U.S. presidential hopeful Bernie Sanders joins 'insulin caravan' to Windsor, Ont.
Americans with diabetes discuss rationing the drug because it's too costly
U.S. presidential hopeful Bernie Sanders travelled to Canada Sunday with a group of Americans living with diabetes, purchasing insulin at a Windsor, Ont., pharmacy for far less than across the border.
In the U.S. the cost of a vial of insulin is about $340 ($450 Cdn). In Canada, the same vial will average about $30. On Sunday, an "insulin caravan" rolled through the border city of Windsor, carrying about 15 people with Type 1 diabetes.
According to Sanders, the massive price difference is a result of "pharma's greed."
"Over the last 20 years, the pharmaceutical industry has spent hundreds of millions of dollars of campaign contributions. They buy and sell politicians — Republicans and Democrats," Sanders told a crowd of supporters outside the pharmacy.
"They continue to charge the American people any price they want."
I just boarded the bus in Detroit with diabetics, on our way to Windsor, Canada, to buy affordable insulin.<br><br>Americans are paying $300 for insulin. In Canada they can purchase it for $30. We are going to end pharma’s greed. <a href="https://t.co/PuR520Y7Qy">pic.twitter.com/PuR520Y7Qy</a>—@BernieSanders
One of the travellers was Hunter Sego, who has had Type 1 diabetes for 16 years since he was seven. Through tears, his mother, Kathy Sego, told the crowd about her family's struggle to afford a specific type of insulin.
She said Hunter felt like a burden to the family because he needed four or five vials of NovoLog insulin a month, which costs about $1,500.
"My son decided he would take it upon himself to ration his insulin," she said. "It was pretty scary as a mom to know that your son felt that he was a burden to you."
Hunter explained the effects of rationing his insulin, including muscle decay and energy shortages.
"This should not be going on in America," said Sanders.
Also in the caravan was Sahil Mehta, who said his father "does a lot of business in India" and would bring insulin from there to the U.S. for him.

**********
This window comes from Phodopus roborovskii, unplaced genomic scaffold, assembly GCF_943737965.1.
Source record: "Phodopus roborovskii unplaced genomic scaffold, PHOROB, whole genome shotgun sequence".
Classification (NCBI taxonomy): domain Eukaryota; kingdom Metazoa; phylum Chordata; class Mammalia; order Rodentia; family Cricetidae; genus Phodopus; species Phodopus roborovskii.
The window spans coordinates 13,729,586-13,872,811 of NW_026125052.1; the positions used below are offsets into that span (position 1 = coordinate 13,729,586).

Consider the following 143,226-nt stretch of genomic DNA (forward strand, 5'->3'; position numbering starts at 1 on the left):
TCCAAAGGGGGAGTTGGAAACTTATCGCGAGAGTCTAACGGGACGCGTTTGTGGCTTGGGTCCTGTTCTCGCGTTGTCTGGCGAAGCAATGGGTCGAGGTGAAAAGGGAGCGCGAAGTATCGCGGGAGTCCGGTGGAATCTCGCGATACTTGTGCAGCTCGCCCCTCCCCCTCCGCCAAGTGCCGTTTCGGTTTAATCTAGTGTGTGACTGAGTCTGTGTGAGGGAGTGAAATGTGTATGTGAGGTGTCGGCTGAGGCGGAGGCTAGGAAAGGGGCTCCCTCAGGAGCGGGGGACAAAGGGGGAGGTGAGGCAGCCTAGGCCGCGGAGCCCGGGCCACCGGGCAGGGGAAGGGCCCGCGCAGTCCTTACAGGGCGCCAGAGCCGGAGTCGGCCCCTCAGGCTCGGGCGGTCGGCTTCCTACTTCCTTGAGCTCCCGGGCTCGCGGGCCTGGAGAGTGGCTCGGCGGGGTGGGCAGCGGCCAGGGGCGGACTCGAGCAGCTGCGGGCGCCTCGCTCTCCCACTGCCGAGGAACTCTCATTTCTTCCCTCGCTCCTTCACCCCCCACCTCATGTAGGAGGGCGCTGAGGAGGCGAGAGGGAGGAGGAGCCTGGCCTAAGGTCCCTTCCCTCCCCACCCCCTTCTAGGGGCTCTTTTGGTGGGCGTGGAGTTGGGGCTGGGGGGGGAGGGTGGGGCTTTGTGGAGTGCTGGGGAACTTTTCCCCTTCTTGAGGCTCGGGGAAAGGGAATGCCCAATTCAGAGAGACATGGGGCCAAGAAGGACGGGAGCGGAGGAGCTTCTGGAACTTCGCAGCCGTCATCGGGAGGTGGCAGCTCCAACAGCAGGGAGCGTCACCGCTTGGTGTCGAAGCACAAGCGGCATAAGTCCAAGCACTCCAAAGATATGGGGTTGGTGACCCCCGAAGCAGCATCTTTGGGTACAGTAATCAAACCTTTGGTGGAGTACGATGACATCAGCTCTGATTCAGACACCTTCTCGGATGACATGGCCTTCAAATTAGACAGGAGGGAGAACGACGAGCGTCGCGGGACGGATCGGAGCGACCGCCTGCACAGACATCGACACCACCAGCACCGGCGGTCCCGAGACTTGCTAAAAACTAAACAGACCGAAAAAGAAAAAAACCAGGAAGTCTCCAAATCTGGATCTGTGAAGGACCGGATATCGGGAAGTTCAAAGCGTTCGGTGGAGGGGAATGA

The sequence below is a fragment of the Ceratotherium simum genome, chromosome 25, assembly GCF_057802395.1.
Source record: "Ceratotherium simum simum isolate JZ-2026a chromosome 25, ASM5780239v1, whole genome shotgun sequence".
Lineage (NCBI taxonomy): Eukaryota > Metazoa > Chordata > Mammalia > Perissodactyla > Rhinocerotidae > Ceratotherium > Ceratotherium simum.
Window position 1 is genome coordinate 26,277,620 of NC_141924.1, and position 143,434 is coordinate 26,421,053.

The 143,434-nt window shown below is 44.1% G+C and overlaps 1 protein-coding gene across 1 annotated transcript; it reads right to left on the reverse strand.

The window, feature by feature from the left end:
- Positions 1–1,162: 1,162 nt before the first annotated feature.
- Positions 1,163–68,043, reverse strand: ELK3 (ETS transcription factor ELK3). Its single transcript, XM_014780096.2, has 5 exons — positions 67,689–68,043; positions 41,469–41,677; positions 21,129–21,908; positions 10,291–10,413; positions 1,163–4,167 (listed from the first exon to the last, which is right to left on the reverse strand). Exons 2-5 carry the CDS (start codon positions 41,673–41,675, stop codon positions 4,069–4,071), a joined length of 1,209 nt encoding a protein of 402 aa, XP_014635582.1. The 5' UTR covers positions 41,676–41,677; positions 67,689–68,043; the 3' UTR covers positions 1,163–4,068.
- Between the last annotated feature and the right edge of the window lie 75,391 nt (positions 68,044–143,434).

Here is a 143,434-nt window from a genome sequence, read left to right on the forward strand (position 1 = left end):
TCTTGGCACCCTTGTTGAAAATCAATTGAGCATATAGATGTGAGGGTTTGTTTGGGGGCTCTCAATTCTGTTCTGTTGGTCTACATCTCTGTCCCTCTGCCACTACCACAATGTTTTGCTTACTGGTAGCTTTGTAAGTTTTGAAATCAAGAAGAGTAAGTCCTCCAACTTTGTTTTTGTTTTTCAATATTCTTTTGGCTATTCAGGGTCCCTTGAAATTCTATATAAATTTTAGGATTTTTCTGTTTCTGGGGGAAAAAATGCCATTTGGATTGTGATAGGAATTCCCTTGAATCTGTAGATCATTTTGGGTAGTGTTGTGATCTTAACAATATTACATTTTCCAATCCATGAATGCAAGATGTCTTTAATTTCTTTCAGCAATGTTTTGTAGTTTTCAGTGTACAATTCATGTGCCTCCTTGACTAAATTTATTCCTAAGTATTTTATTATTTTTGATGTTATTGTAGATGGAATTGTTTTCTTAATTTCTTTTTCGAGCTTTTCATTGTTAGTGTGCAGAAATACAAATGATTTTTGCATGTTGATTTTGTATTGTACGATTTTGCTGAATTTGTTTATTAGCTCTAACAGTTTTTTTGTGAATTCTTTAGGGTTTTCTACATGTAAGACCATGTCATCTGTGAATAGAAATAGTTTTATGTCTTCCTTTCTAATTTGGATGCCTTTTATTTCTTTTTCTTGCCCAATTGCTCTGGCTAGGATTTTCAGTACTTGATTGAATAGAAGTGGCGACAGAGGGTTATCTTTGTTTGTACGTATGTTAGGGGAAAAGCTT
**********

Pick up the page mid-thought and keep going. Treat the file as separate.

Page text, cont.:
"He can get four times the amount there," said Mehta.
WATCH: A family is telling their story of having to ration insulin because of high prices in the U.S. <a href="https://t.co/nCi5zlavmp">pic.twitter.com/nCi5zlavmp</a>—@sanJmaru
Outside the pharmacy, about 30 supporters of the Vermont senator gathered outside the Olde Walkerville Pharmacy in Windsor. One of them was eight-year-old Clara Whited from Windsor, who has Type 1 diabetes.
Her mother, Rebecca, said she has family in the U.S. and could not fathom being unable to afford a life-saving drug for her daughter.
"When I see headlines of people passing away because they're having to ration their insulin and they can't afford it [and] when you live with someone with Type 1, I can't imagine," she said.
"What if it was your mother? Your brother? Any family member? I would give anything I could to afford the insulin to buy it — but we shouldn't need to do that."
"This is not a new thing. This has been happening here in Canada all the time, especially the pharmacies closer to the border," said John George, operations manager of the pharmacy
"We feel bad for them. But we do our best. Our pricing here is a lot more moderate."
In a letter this week, 15 groups representing patients, health professionals, hospitals, and pharmacists warned Health Minister Ginette Petitpas Taylor of the potential for drug shortages in Canada from Americans coming across the border.
"The Canadian medicine supply is not sufficient to support both Canadian and U.S. consumers," the letter reads. "The supply simply does not, and will not, exist within Canada to meet such demands."
Americans are allowed to take 90 days worth of insulin across the border at a time, according to Diabetes Canada.
A reporter asked Sanders if he was concerned that Canada will see a drug shortage for this reason.
"I don't believe that is the case," he said immediately before leaving Windsor.
With files from The Canadian Press